The topic of the 7/7 bombings in London has barely been touched on by film makers, so it is interesting therefore that the latest offering has come from a Franco-Algerian director.
Rachid Bouchareb, known for Days of Glory, has taken on this tricky topic in London River. As a European Muslim himself, terrorist attacks in the name of his religion are something that concerns him personally.But this is not like some of the films following 9/11, full of action and screaming. London River is more an exploration of two middle-aged people from starkly different worlds. As the priest in the opening scene says, the film is about learning to “Love your enemy.”
Elisabeth (Brenda Blethyn) is a widow who lives in a remote part of Guernsey. Unable to contact her daughter who lives in London after the bombings, she heads to the city to search for her.
However, the only details Elisabeth has about her daughter is her address in Finsbury Park. On arrival she is shocked to discover her daughter lives in an Arab area, above a halal butcher and has a Muslim landlord.
Ousmane (Sotigui Kouyaté) is also in London looking for his son. He is an African Muslim working in France and has not seen his son since he was six-years-old and only has come looking for him on the request of the boy’s mother who is living in Africa.
What is apparent to the viewer from the start is the lack of a relationship both of these people have with their children. Ousmane left home when his child was young but Elisabeth also has as little idea about her daughter, who she brought up, as he does about his son.
It turns out that Elisabeth and Ousmane have more in common than Elisabeth could possibly imagine. When she first meets him she refuses to shake his hand, she is panicky and rude, whereas Ousmane is calm and humble but she learns to relax in his company.
In their normal lives both work the land, which is both how the film starts and ends – seeing them tending to the land in their respective countries. At one point they share a discussion about elm trees and the fact that they are dying out. The elm seems to be some sort of metaphor for the lack of control these two have in their lives, they can’t save their children and they can’t save the elms.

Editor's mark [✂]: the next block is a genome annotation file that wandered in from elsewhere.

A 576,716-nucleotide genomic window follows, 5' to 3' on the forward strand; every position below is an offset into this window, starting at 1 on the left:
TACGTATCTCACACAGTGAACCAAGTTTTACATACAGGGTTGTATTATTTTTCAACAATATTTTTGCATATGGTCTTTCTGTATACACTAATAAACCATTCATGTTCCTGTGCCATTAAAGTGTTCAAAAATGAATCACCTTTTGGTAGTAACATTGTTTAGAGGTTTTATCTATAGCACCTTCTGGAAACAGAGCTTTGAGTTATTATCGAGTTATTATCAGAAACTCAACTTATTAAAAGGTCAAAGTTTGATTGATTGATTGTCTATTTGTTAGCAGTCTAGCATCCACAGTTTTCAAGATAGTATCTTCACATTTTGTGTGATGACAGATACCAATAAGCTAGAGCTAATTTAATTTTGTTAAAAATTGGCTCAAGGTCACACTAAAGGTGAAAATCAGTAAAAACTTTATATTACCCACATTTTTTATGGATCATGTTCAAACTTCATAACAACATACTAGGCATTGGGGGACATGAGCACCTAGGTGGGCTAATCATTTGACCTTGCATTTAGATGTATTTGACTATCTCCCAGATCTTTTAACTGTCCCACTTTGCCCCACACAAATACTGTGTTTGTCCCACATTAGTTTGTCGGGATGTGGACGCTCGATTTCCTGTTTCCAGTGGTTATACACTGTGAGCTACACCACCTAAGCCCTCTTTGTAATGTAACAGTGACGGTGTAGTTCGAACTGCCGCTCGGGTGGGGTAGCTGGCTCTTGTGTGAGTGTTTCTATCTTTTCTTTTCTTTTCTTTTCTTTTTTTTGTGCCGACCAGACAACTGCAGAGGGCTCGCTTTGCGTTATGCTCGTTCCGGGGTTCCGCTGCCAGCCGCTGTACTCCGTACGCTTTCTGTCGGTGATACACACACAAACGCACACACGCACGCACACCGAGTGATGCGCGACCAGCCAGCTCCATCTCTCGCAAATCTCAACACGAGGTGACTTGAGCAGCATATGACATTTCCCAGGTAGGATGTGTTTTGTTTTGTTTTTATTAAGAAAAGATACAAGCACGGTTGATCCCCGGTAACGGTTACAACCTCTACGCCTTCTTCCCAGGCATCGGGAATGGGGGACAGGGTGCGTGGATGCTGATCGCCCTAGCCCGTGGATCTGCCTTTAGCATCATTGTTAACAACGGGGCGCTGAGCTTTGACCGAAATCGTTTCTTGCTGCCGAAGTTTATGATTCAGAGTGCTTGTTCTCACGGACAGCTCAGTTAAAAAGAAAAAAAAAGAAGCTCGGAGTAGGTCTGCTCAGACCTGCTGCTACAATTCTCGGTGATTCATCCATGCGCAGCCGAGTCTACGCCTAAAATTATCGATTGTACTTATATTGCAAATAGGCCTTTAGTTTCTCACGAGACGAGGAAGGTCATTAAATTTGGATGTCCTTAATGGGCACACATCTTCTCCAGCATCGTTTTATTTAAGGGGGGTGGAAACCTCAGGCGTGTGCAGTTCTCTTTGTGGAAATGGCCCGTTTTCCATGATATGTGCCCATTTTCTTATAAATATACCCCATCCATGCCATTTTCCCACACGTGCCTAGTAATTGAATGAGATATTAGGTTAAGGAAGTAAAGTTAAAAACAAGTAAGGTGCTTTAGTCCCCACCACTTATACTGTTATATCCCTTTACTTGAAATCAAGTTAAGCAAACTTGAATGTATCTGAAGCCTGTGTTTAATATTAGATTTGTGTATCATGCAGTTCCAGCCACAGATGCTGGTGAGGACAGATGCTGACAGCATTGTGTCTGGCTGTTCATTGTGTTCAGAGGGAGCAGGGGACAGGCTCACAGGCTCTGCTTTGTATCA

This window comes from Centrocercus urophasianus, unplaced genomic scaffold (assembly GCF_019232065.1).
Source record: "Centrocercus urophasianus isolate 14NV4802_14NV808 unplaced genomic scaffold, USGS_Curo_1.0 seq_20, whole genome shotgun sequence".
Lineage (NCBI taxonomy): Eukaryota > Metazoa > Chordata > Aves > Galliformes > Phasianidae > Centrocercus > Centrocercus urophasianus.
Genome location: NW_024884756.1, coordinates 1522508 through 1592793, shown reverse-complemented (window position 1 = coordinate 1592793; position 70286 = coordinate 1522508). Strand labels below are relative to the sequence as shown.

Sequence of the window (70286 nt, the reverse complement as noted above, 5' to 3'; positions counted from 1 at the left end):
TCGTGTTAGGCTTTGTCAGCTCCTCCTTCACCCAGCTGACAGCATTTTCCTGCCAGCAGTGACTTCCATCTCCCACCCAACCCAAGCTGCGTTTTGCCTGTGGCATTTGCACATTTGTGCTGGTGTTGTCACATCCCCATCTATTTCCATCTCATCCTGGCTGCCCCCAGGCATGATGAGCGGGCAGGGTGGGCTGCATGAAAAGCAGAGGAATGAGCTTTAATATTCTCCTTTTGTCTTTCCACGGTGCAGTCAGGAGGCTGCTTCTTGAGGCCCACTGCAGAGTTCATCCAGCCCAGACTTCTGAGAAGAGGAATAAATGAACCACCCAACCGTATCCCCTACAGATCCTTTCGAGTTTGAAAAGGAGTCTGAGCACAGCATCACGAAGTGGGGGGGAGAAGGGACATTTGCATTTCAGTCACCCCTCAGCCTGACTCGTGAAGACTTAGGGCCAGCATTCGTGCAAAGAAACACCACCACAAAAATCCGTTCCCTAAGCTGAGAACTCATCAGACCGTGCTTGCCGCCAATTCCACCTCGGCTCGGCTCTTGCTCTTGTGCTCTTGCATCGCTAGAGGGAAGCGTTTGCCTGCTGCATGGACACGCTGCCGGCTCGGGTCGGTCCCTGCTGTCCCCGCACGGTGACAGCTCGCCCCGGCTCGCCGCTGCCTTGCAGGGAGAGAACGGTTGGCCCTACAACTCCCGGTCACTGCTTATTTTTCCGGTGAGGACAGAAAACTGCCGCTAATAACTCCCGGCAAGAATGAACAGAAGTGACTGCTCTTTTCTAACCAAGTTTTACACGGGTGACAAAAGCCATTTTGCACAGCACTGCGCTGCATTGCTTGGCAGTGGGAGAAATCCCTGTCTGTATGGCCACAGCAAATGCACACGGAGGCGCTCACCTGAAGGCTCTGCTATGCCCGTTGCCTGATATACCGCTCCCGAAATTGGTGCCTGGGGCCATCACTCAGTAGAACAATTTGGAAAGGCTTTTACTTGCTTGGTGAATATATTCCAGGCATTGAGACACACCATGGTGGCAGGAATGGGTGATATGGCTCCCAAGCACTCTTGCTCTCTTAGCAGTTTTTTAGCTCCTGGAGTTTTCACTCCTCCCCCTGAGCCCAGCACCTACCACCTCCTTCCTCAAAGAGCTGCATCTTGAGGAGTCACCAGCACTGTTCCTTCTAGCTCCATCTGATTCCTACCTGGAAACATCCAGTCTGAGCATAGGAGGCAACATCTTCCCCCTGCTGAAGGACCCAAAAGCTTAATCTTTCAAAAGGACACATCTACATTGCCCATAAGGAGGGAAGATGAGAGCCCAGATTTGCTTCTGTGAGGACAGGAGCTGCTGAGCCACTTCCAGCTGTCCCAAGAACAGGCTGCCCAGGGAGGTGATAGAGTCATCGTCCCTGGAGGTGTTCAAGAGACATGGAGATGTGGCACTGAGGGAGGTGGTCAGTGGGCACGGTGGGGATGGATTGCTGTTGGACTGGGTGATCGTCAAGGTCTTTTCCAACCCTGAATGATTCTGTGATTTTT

They both begin a journey discovering the lives of their two children, trying to piece together what happened to them, but more than that, who they were as people. Despite how culturally different they are, they find a common ground in their grief.
The acting from both Blethyn and Kouyaté is phenomenal. You can literally feel Elisabeth’s pain and confusion as she untangles her daughter’s secret life. Both characters exude a gut-wrenching loneliness, that is painful to watch as it increases over the course of the film, despite finding each other.
When the film first premièred at the 59th Berlin International Film Festival, it got a great response. Kouyaté, who sadly passed away earlier this year, won the Silver Bear for his performance in the film.
Despite this, the film had a late release in the UK. This may be due to some big flaws in it. In fact without the excellent acting, it is doubtful the film would stand up on its own.
A major problem has to be the depiction of London. As a Londoner myself, and one living in an area with a large Arab population, I am aware that it was all rather sugar coated. I have not once been approached asking if I need help. This is not to say it wouldn’t happen. What it does do though is show the sense of community in the Muslim world. The local mosque are happy to help Ousmane, whereas Elisabeth is left to her own devices.
Other issues arise in the fact that everyone speaks French. Luckily, because Elisabeth is from Guernsey (where they speak French apparently) she can communicate with Ousmane, but the policeman, the shop owner and the Imam all do too?
And then there’s the police station itself, it’s completely unrecognisable as a modern-day station in the UK. The plot is also slightly dubious at points and the twists don’t quite work well enough.
But all that doesn’t really matter. Bouchareb said about the film:
“I find the concept of the meeting between Sotigui Kouyaté, an African actor, and Brenda Blethyn, a British actor fascinating – beyond the fact of their friendship, it’s a human connection between two people of different nationalities, religions, universes. It allows one to go beyond the cinematic encounter and affords the film a level of truth about the meeting and the different cultures of these two individuals. ”
And it really is that relationship that makes the film work so well. It is hard not to get caught up in them and want the best for them. The 7/7 bombings were a tragedy, but looking at lives of individuals caught up in the aftermath is far more tragic and moving.
London River will be released on DVD on October 11th.